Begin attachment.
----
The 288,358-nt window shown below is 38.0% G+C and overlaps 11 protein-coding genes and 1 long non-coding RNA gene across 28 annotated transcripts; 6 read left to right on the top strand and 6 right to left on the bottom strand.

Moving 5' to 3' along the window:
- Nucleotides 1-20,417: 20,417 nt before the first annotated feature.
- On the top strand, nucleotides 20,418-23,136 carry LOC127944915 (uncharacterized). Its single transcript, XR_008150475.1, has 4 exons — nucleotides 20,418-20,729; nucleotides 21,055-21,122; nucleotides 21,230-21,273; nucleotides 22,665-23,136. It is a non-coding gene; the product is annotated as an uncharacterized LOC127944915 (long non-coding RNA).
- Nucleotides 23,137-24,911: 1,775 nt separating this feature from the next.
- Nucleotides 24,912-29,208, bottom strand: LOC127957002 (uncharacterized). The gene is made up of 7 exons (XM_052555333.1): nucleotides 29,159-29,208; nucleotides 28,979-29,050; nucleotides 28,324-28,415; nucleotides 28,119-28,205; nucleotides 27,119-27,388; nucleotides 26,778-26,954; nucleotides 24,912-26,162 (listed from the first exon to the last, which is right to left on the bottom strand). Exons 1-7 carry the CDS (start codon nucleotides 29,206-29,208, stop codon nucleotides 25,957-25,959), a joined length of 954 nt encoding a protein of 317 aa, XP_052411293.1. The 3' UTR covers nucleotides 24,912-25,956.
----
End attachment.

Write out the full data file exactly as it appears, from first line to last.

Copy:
The 288,358-nt window shown below is 38.0% G+C and overlaps 11 protein-coding genes and 1 long non-coding RNA gene across 28 annotated transcripts; 6 read left to right on the top strand and 6 right to left on the bottom strand.

Moving 5' to 3' along the window:
- Nucleotides 1-20,417: 20,417 nt before the first annotated feature.
- On the top strand, nucleotides 20,418-23,136 carry LOC127944915 (uncharacterized). Its single transcript, XR_008150475.1, has 4 exons — nucleotides 20,418-20,729; nucleotides 21,055-21,122; nucleotides 21,230-21,273; nucleotides 22,665-23,136. It is a non-coding gene; the product is annotated as an uncharacterized LOC127944915 (long non-coding RNA).
- Nucleotides 23,137-24,911: 1,775 nt separating this feature from the next.
- Nucleotides 24,912-29,208, bottom strand: LOC127957002 (uncharacterized). The gene is made up of 7 exons (XM_052555333.1): nucleotides 29,159-29,208; nucleotides 28,979-29,050; nucleotides 28,324-28,415; nucleotides 28,119-28,205; nucleotides 27,119-27,388; nucleotides 26,778-26,954; nucleotides 24,912-26,162 (listed from the first exon to the last, which is right to left on the bottom strand). Exons 1-7 carry the CDS (start codon nucleotides 29,206-29,208, stop codon nucleotides 25,957-25,959), a joined length of 954 nt encoding a protein of 317 aa, XP_052411293.1. The 3' UTR covers nucleotides 24,912-25,956.